My Cure for Writer’s Block

By John Gilstrap

Perhaps the title of this post is a bit misleading.  Truth be told, I don’t believe in writer’s block.  There are days when the creativity feels like it won’t flow at all, and there are certainly days when I would prefer to do something other than tying my backside to the chair and hammering out words, but that’s what everybody feels about any job on some days.

“Writer’s block” is, I believe, too often an excuse to be wielded on those days when a writer would prefer to play hookie.  There’s nothing wrong with playing hookie, but whilst playing, it’s disingenuous to complain about not getting stuff done on your manuscript.  There truly is no substitute to a writer writing, even when the words don’t flow easily.

I think of creativity as a flow, and the writer as the pump.  When the pipes are filled and the pressure is even, creativity pours out of us, sometimes in such volume that we can’t handle it all.  Then stuff happens in our lives or in our surroundings that causes intellectual cavitation, and our pump loses prime.  All that flow reduces to a pool, and it’s hard work to get it going again.

Everybody has a proprietary secret sauce to re-prime their own pipes, but one that always works for me is to return to the basics: pen and paper.  I posted a video on the topic on my YouTube channel.  I don’t know why it works, but somehow, the tactile connection between my brain and the page, flowing through an old-fashioned fountain pen, never fails to set me straight.  For every book I write, I’d guess 20% of the prose starts as being written longhand.  Once the story is flowing again, I type up the handwritten pages and I’m off and running.

What about you?  Any tricks you want to share for getting past the story parts that don’t seem to want to work?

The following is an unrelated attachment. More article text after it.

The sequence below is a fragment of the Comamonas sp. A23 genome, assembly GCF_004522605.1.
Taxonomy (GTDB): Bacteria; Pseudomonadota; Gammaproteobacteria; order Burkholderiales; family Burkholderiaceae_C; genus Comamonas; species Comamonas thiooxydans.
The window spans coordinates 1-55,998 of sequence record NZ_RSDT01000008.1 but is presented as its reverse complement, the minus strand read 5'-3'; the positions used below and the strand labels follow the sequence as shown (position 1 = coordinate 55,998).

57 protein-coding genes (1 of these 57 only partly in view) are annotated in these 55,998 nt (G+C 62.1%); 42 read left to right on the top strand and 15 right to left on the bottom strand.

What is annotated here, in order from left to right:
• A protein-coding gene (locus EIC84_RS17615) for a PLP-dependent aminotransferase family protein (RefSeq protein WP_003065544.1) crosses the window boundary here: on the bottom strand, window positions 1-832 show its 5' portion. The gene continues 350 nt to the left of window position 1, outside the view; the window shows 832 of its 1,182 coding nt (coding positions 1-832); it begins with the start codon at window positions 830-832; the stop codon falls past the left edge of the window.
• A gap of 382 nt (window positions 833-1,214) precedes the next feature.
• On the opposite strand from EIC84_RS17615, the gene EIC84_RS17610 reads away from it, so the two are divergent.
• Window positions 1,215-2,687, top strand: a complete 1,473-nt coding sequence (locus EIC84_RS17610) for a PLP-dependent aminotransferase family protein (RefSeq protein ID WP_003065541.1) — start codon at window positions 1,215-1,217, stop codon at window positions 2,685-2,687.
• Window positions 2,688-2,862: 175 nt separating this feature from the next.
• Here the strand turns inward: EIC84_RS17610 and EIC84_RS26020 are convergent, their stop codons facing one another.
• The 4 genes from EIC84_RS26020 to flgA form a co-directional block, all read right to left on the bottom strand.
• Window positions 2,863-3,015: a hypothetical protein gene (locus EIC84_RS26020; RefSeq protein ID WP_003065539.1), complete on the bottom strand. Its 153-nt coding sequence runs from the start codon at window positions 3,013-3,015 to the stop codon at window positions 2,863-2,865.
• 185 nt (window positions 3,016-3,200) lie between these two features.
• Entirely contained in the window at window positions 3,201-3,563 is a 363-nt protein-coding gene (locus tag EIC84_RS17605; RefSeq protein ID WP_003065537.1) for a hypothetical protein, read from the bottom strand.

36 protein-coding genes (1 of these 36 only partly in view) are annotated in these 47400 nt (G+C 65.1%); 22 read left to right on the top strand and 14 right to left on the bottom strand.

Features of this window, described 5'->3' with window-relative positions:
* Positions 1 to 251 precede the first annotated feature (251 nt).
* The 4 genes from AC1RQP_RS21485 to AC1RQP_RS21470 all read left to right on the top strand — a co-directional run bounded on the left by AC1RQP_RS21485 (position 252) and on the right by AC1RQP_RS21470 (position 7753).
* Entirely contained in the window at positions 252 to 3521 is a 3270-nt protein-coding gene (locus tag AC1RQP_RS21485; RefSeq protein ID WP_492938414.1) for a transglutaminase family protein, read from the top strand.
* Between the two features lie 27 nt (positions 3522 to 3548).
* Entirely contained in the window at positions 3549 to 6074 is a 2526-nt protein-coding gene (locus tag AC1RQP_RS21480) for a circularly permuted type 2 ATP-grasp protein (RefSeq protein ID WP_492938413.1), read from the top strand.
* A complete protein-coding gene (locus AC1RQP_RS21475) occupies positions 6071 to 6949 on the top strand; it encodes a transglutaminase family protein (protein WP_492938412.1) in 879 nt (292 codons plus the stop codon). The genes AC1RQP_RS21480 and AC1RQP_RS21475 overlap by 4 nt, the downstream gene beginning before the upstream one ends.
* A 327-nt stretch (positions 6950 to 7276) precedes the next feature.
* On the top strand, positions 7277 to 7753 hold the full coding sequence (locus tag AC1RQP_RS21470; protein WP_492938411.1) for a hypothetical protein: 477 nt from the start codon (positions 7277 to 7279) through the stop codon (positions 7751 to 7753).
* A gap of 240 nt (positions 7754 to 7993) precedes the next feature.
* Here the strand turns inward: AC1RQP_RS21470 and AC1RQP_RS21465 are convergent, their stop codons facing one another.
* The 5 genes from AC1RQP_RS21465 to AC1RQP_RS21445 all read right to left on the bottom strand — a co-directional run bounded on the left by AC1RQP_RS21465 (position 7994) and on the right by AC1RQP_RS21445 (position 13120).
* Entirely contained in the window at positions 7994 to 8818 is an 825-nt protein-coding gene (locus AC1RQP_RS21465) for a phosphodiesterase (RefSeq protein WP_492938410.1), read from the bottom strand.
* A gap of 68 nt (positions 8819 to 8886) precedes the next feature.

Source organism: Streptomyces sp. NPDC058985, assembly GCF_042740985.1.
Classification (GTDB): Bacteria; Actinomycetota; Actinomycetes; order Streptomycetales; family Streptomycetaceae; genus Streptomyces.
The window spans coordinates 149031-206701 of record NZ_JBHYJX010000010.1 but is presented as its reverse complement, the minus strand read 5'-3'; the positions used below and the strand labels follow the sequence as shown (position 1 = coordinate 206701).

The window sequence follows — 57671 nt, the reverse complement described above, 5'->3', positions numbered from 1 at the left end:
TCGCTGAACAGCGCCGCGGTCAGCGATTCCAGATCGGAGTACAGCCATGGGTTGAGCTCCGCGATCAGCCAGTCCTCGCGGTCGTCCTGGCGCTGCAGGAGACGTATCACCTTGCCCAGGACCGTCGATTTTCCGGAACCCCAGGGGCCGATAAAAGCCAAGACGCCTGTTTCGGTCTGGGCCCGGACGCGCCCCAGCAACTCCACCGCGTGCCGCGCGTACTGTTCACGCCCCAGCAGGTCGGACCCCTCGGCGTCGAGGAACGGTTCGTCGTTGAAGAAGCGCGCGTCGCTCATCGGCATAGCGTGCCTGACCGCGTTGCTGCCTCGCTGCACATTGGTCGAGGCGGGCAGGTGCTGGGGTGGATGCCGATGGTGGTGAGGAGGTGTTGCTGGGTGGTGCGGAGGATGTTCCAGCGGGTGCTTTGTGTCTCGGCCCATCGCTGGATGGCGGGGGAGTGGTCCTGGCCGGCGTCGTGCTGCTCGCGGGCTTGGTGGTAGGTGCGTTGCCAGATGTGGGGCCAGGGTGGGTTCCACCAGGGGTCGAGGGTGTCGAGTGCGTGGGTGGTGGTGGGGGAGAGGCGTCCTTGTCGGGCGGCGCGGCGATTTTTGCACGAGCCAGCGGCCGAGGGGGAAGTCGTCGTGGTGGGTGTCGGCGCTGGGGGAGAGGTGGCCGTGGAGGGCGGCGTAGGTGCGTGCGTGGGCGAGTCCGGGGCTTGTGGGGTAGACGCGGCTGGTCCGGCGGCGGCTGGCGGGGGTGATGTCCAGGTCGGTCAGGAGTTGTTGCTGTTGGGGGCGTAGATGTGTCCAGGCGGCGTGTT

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About John Gilstrap

John Gilstrap is the New York Times bestselling author of Stealth Attack, Crimson Phoenix, Hellfire, Total Mayhem, Scorpion Strike, Final Target, Friendly Fire, Nick of Time, Against All Enemies, End Game, Soft Targets, High Treason, Damage Control, Threat Warning, Hostage Zero, No Mercy, Nathan’s Run, At All Costs, Even Steven, Scott Free and Six Minutes to Freedom. Four of his books have been purchased or optioned for the Big Screen. In addition, John has written four screenplays for Hollywood, adapting the works of Nelson DeMille, Norman McLean and Thomas Harris. A frequent speaker at literary events, John also teaches seminars on suspense writing techniques at a wide variety of venues, from local libraries to The Smithsonian Institution. Outside of his writing life, John is a renowned safety expert with extensive knowledge of explosives, weapons systems, hazardous materials, and fire behavior. John lives in Fairfax, VA.

15 thoughts on “My Cure for Writer’s Block

  1. Great tip, John.
    When I reach a point where the words won’t flow as they should, I take a walk. 99.9% of the time I just need to step away from the computer. Nature and wildlife are excellent sources of inspiration.

    Preplanning the mission (goal) of each scene obliterates writer’s block, IMO.

    • It definitely helps to know where you’re going in the story.

      As for taking walks or driving–and showering, for me–I think things shake loose when I stop thinking too hard.

  2. My thoughts on writer’s block summed up quite aptly by this author, who certainly got the job done:

    “There are so many wonderful stories to be written, and so much material to be used. When I hear people talking of writer’s block, I am amazed.” – Louis L’Amour

    If I don’t get my writing done, I own it. I’ve slacked off.